By helping install cleaner, more efficient brick kiln technologies, Dr Maithel, Founder and Director of Greentech Knowledge Solutions, has demonstrated that significant emission reductions of black carbon can be achieved by retrofitting and converting existing kilns, benefitting workers, owners, and the environment.
The Indian brick industry consumes around 30 million tons of coal and 15 million tons of biomass per year at 250,000 enterprises – often in clusters near cities – to produce 200 - 250 billion bricks per year. Solid-fired clay bricks represent more than 80 percent of the market for India's walling materials. The demand for clay-fired bricks is expected to increase in the next three decades, as floor space in India's residential and commercial sectors rapidly grows.
Inefficient fuel combustion from this industry has led to wasted energy, as well as large emissions of carbon dioxide (CO2), large and small particulate pollution (PM10 and PM2.5), including black carbon, and other gases. Increased demand for bricks means thoughtful and systematic planning is needed to reduce the pollution – and black carbon – footprint from this industry.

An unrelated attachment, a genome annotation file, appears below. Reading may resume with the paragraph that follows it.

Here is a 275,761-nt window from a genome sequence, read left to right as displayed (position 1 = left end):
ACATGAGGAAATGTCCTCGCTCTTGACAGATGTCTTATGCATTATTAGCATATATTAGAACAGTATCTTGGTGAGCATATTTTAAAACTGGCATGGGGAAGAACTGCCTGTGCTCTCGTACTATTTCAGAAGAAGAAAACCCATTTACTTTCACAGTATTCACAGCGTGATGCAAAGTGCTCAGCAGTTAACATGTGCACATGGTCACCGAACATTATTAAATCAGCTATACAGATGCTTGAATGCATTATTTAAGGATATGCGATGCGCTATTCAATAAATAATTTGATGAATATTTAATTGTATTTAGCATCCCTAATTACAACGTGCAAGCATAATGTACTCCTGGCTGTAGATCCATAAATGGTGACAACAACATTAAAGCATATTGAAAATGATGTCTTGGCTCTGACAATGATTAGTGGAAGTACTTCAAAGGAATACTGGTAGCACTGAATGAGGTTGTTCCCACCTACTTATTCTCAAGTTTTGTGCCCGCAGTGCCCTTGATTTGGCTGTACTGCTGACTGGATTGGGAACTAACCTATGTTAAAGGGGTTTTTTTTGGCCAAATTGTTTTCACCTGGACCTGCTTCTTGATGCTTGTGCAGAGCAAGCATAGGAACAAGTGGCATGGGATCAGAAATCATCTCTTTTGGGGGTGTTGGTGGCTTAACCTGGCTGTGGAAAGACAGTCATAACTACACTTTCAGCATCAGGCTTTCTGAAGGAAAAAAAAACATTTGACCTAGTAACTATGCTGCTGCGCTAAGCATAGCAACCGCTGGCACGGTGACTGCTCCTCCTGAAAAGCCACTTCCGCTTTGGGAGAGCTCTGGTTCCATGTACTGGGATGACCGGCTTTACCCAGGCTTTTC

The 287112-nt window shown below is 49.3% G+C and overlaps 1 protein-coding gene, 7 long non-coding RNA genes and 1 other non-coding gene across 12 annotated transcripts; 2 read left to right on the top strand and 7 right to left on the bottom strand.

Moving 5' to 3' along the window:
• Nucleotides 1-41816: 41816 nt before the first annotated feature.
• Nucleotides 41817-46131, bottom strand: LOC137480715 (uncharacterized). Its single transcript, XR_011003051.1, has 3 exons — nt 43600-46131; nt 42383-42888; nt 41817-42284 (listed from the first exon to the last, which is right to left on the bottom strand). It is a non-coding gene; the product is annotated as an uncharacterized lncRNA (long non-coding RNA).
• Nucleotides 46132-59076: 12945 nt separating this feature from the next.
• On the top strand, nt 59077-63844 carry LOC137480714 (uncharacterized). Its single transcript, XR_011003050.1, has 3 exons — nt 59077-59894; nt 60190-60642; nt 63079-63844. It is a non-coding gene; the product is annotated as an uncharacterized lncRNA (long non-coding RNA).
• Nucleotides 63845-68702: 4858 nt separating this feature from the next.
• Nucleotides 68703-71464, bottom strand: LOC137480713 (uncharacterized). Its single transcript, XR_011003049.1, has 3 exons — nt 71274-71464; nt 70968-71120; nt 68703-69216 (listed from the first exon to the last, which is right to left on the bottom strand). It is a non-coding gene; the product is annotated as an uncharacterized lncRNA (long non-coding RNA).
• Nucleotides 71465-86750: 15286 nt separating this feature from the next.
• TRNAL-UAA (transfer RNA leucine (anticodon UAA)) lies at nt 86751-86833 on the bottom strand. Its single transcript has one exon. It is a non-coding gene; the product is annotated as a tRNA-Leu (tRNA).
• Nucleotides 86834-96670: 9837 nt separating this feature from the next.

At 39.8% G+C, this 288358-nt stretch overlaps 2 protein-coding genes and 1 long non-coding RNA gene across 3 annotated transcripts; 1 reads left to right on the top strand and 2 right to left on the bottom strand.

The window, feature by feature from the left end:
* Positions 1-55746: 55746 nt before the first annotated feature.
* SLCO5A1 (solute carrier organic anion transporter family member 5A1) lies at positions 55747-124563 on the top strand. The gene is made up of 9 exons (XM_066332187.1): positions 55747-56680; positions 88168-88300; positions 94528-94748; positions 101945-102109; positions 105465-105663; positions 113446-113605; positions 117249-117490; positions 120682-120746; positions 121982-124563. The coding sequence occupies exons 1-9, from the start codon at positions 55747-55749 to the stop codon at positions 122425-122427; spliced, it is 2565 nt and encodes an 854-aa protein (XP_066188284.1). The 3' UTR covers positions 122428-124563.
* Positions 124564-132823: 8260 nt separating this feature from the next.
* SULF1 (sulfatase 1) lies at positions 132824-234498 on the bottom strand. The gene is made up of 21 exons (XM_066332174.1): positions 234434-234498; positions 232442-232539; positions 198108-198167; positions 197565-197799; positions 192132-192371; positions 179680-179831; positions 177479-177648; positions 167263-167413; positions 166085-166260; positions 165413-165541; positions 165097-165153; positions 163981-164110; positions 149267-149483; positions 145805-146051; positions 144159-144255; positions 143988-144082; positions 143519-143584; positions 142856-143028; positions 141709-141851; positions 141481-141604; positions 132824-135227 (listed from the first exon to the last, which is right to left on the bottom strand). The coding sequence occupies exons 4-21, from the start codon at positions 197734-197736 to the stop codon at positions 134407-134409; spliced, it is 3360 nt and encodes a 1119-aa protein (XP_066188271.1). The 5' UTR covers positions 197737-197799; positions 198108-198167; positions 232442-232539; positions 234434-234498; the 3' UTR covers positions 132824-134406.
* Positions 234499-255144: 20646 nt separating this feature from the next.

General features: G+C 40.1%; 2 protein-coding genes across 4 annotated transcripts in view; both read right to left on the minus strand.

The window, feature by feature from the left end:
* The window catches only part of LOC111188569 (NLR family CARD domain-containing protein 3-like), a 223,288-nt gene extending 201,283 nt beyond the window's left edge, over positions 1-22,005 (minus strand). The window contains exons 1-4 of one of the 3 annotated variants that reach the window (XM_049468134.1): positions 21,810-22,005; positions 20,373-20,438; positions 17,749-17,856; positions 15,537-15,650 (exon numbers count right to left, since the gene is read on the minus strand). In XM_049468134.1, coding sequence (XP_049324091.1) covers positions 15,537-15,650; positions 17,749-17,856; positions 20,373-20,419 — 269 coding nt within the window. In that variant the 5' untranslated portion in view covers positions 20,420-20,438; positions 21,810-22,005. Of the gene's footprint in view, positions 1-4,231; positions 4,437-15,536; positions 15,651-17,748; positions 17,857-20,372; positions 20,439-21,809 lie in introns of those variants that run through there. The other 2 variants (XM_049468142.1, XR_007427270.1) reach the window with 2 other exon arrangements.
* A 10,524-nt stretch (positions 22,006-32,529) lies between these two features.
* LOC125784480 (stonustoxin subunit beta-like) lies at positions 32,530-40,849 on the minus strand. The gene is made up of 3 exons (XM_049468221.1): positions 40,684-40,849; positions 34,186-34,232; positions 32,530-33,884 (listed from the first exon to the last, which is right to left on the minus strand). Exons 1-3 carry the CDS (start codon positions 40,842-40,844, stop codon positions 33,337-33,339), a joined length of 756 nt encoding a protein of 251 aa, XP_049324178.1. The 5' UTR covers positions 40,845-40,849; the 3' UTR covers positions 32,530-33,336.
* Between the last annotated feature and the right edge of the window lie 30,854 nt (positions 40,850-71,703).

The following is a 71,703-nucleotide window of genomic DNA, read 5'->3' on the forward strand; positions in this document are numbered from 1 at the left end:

Work by the University of Illinois, Mountain Air Engineering, Greentech Knowledge Solutions and Enzen to measure emissions and energy use at 20 brick kilns, has found that retrofitting and converting existing kilns – Fixed Chimney Bull's Trench Kilns – into improved kiln (zigzag firing) reduced coal consumption, CO2 emissions, particulate emissions, and improved brick quality.
Dr. Maithel and his team work with brick entrepreneurs and their associations to develop and deliver training programs on construction and retrofits, and have reached over 5,000 brick producers. Three hundred entrepreneurs have voluntarily switched to better brick kiln technology, based on expectations of verified, improved performance. They are launching BrickGuru, a web knowledge and training portal that uses mobile phone technology to provide guidance and information to thousands and thousands of brick producers, brick users and policy makers.